Is the function $\lceil\lg n\rceil!$ polynomially bounded? Is the function $\lceil\lg \lg n\rceil!$ polynomially bounded?

We will use the following facts in this proof:

1. $\lg n! = \Theta(n \lg n)$ (eqn. (3.18) see Exercise 3.2-3)
2. $\lceil n \rceil = \Theta(n)$ because $\lceil n \rceil \ge n$ for any $n$ and $% $ for all $n \ge 1$

If a function $f(n)$ is polynomially bounded then there exist constants $c, k, n_0$ such that for all $n \ge n_0$, $f(n) \le cn^k$. Hence, $\lg (f(n)) \le ck \lg n$, i.e. if a function is polynomially bounded, then $\lg (f(n)) = O(\lg n)$ and vice versa.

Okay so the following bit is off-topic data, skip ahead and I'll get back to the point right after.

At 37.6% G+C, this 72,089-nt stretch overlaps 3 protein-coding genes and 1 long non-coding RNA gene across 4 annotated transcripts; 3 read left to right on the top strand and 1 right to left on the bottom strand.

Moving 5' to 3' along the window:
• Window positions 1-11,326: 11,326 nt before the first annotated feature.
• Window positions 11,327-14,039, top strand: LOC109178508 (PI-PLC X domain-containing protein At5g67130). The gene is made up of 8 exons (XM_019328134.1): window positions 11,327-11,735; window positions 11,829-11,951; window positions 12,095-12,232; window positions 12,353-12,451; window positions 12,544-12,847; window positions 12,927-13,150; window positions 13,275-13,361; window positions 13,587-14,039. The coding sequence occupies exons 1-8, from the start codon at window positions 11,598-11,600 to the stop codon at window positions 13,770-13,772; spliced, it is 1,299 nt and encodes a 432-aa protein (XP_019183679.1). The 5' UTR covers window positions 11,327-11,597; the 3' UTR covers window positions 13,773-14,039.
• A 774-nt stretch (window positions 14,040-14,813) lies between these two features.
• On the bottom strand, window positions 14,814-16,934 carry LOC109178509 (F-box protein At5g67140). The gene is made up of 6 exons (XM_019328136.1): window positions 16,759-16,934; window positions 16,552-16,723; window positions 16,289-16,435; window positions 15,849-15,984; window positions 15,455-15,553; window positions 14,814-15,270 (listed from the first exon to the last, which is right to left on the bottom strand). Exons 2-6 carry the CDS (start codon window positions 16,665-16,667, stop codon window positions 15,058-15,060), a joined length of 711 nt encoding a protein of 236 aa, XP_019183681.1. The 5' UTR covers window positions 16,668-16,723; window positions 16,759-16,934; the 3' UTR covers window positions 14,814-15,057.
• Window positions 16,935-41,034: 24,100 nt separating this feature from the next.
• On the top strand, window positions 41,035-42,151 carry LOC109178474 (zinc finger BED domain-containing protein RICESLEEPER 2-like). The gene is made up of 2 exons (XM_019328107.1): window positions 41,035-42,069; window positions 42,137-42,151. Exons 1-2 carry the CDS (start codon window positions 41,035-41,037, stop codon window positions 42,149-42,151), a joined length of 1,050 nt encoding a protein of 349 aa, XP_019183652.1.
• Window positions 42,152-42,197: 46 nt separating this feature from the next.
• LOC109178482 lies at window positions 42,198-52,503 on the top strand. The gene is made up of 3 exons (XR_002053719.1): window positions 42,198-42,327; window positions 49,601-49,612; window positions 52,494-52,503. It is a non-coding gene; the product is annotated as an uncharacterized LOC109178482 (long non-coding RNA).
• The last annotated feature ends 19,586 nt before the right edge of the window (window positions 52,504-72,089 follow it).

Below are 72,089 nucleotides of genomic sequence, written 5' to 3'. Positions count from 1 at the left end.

We can analyze $\lceil\lg n\rceil!$ as follows:

The last line comes from the fact that, for $n > 4$, $\lg n \lg \lg n > \lg n$. Hence, asymptotically $\lg\left(\lceil\lg n\rceil!\right)$ is definitely larger than $\lg n$. In other words, $\lg\left(\lceil\lg n\rceil!\right) \ne O(\lg n)$, i.e. $\lceil\lg n\rceil!$ is not polynomially bounded.

We can analyze $\lceil\lg \lg n\rceil!$ as follows:

The last line comes from the fact that, $\lg^b n = o(n^a)$, i.e. logarithmic functions are polynomially bounded.

Hence, asymptotically $\lg\left(\lceil\lg \lg n\rceil!\right)$ is definitely smaller than $\lg n$. In other words, $\lg\left(\lceil\lg \lg n\rceil!\right) = O(\lg n)$, i.e. $\lceil\lg \lg n\rceil!$ is polynomially bounded.